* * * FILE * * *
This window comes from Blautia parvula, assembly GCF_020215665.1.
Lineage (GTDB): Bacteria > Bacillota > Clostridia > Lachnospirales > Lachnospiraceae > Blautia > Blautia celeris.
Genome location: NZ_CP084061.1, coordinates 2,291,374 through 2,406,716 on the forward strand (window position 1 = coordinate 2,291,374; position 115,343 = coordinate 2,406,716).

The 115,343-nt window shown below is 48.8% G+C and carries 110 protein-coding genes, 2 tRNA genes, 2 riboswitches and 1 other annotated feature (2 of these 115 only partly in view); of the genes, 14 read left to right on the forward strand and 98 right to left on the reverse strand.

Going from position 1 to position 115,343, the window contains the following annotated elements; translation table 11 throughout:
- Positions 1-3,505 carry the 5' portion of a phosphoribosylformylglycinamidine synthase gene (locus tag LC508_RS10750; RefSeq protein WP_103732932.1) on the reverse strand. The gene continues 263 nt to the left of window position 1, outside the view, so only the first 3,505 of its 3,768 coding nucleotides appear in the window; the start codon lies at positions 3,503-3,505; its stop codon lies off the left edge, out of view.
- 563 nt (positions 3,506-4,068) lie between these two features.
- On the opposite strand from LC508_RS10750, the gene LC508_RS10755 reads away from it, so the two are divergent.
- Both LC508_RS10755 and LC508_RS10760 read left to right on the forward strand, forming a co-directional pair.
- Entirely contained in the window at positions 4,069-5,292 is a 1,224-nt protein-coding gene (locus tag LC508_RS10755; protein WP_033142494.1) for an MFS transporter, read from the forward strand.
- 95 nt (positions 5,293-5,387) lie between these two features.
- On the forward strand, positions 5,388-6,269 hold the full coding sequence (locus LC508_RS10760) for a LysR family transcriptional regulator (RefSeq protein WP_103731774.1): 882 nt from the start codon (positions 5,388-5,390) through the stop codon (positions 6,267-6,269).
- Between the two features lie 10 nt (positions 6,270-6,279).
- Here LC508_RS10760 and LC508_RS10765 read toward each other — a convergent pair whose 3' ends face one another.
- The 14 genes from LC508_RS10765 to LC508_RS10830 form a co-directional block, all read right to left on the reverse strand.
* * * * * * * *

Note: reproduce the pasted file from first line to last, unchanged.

This window comes from Blautia parvula, assembly GCF_020215665.1.
Lineage (GTDB): Bacteria > Bacillota > Clostridia > Lachnospirales > Lachnospiraceae > Blautia > Blautia celeris.
Genome location: NZ_CP084061.1, coordinates 2,291,374 through 2,406,716 on the forward strand (window position 1 = coordinate 2,291,374; position 115,343 = coordinate 2,406,716).

The 115,343-nt window shown below is 48.8% G+C and carries 110 protein-coding genes, 2 tRNA genes, 2 riboswitches and 1 other annotated feature (2 of these 115 only partly in view); of the genes, 14 read left to right on the forward strand and 98 right to left on the reverse strand.

Going from position 1 to position 115,343, the window contains the following annotated elements; translation table 11 throughout:
- Positions 1-3,505 carry the 5' portion of a phosphoribosylformylglycinamidine synthase gene (locus tag LC508_RS10750; RefSeq protein WP_103732932.1) on the reverse strand. The gene continues 263 nt to the left of window position 1, outside the view, so only the first 3,505 of its 3,768 coding nucleotides appear in the window; the start codon lies at positions 3,503-3,505; its stop codon lies off the left edge, out of view.
- 563 nt (positions 3,506-4,068) lie between these two features.
- On the opposite strand from LC508_RS10750, the gene LC508_RS10755 reads away from it, so the two are divergent.
- Both LC508_RS10755 and LC508_RS10760 read left to right on the forward strand, forming a co-directional pair.
- Entirely contained in the window at positions 4,069-5,292 is a 1,224-nt protein-coding gene (locus tag LC508_RS10755; protein WP_033142494.1) for an MFS transporter, read from the forward strand.
- 95 nt (positions 5,293-5,387) lie between these two features.
- On the forward strand, positions 5,388-6,269 hold the full coding sequence (locus LC508_RS10760) for a LysR family transcriptional regulator (RefSeq protein WP_103731774.1): 882 nt from the start codon (positions 5,388-5,390) through the stop codon (positions 6,267-6,269).
- Between the two features lie 10 nt (positions 6,270-6,279).
- Here LC508_RS10760 and LC508_RS10765 read toward each other — a convergent pair whose 3' ends face one another.
- The 14 genes from LC508_RS10765 to LC508_RS10830 form a co-directional block, all read right to left on the reverse strand.